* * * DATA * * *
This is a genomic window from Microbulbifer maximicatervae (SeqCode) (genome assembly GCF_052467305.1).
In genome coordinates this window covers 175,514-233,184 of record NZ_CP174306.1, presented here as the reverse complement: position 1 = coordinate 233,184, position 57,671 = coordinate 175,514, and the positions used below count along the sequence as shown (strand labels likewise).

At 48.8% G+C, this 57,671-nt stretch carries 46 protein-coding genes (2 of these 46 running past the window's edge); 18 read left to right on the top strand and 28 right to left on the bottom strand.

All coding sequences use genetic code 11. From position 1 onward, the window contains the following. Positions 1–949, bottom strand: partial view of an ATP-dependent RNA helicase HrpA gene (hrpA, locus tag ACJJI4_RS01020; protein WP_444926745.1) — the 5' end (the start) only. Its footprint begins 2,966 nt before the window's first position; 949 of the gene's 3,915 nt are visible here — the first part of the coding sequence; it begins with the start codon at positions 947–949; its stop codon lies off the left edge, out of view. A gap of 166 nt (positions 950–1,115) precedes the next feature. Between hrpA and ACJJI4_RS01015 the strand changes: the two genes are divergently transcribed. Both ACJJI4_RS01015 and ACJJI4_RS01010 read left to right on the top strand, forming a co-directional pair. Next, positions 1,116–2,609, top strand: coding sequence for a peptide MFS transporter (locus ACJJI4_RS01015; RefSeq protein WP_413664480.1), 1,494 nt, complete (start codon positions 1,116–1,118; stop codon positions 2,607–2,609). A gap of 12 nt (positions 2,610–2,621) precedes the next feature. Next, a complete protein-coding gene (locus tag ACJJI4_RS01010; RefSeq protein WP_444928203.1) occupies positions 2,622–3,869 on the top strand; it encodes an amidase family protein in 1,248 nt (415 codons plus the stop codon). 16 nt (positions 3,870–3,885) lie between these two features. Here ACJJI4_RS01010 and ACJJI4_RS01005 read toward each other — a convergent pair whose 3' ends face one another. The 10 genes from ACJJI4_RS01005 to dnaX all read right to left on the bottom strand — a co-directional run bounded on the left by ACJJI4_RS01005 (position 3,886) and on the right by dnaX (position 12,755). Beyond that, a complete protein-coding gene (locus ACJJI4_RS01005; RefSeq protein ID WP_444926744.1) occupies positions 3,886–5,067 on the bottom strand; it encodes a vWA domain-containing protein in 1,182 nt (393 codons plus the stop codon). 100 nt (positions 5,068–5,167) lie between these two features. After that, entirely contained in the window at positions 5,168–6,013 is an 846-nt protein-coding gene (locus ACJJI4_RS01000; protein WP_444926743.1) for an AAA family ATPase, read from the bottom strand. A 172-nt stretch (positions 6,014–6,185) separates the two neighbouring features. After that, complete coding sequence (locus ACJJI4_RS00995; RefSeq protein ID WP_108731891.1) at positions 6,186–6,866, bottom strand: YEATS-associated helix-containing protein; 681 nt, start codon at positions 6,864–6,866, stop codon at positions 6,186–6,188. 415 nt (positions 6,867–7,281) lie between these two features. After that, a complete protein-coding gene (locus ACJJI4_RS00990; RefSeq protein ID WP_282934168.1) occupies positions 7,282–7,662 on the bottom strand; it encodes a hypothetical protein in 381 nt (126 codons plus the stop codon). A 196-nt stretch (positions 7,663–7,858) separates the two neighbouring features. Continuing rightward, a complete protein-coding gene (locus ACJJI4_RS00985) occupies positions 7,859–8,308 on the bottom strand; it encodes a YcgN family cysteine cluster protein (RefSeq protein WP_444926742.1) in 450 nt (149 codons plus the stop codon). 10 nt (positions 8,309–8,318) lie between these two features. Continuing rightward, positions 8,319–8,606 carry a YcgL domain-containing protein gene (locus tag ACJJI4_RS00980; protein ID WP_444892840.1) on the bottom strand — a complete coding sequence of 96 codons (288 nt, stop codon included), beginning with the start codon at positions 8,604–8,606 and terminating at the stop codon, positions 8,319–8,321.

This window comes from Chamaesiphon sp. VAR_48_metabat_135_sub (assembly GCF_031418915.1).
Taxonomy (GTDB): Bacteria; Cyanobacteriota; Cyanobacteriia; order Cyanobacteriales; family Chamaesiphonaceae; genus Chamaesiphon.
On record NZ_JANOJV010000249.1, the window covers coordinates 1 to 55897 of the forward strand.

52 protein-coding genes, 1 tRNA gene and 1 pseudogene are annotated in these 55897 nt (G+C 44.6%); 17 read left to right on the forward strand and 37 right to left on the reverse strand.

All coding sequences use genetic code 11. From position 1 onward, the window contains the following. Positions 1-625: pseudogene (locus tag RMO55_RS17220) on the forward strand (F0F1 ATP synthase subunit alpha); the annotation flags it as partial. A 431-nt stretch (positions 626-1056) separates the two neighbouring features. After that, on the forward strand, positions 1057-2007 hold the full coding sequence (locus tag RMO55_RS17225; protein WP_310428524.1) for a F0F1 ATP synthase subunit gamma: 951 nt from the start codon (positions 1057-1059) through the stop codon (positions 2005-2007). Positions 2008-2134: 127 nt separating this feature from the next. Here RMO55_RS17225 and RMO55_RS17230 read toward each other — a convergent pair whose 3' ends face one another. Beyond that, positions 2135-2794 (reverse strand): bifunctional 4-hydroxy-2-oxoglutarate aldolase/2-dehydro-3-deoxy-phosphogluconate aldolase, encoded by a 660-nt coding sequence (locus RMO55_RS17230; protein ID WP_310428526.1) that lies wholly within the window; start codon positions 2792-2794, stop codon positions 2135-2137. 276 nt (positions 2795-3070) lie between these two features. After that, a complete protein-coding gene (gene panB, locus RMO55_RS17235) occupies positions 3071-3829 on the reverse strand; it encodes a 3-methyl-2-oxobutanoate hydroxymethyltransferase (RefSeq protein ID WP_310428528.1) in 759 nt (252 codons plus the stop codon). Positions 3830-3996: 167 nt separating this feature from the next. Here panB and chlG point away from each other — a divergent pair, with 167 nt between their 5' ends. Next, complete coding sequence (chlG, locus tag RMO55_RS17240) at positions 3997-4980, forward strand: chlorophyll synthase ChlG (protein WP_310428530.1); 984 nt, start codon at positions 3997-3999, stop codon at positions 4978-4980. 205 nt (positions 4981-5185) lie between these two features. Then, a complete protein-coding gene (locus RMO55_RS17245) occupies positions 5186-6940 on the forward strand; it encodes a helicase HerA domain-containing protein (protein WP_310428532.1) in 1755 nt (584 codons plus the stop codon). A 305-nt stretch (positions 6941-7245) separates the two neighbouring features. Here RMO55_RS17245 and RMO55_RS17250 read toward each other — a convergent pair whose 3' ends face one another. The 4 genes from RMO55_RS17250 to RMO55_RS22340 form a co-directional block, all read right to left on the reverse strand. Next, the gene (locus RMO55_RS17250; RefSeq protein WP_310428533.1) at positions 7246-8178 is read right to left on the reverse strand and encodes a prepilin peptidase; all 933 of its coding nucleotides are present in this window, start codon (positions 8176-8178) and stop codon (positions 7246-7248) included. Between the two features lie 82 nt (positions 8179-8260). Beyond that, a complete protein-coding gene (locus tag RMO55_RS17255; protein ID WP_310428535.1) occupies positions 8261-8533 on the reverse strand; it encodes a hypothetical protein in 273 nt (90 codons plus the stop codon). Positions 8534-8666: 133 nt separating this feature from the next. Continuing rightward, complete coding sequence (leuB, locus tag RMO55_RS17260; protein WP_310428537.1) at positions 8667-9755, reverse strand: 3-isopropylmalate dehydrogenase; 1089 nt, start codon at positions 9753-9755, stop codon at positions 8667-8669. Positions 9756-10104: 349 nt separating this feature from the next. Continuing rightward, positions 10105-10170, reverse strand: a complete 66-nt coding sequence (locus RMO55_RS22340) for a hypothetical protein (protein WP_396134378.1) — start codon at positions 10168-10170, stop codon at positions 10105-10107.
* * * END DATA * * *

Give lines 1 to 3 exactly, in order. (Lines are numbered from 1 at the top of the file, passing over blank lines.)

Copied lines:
This is a genomic window from Microbulbifer maximicatervae (SeqCode) (genome assembly GCF_052467305.1).
In genome coordinates this window covers 175,514-233,184 of record NZ_CP174306.1, presented here as the reverse complement: position 1 = coordinate 233,184, position 57,671 = coordinate 175,514, and the positions used below count along the sequence as shown (strand labels likewise).

At 48.8% G+C, this 57,671-nt stretch carries 46 protein-coding genes (2 of these 46 running past the window's edge); 18 read left to right on the top strand and 28 right to left on the bottom strand.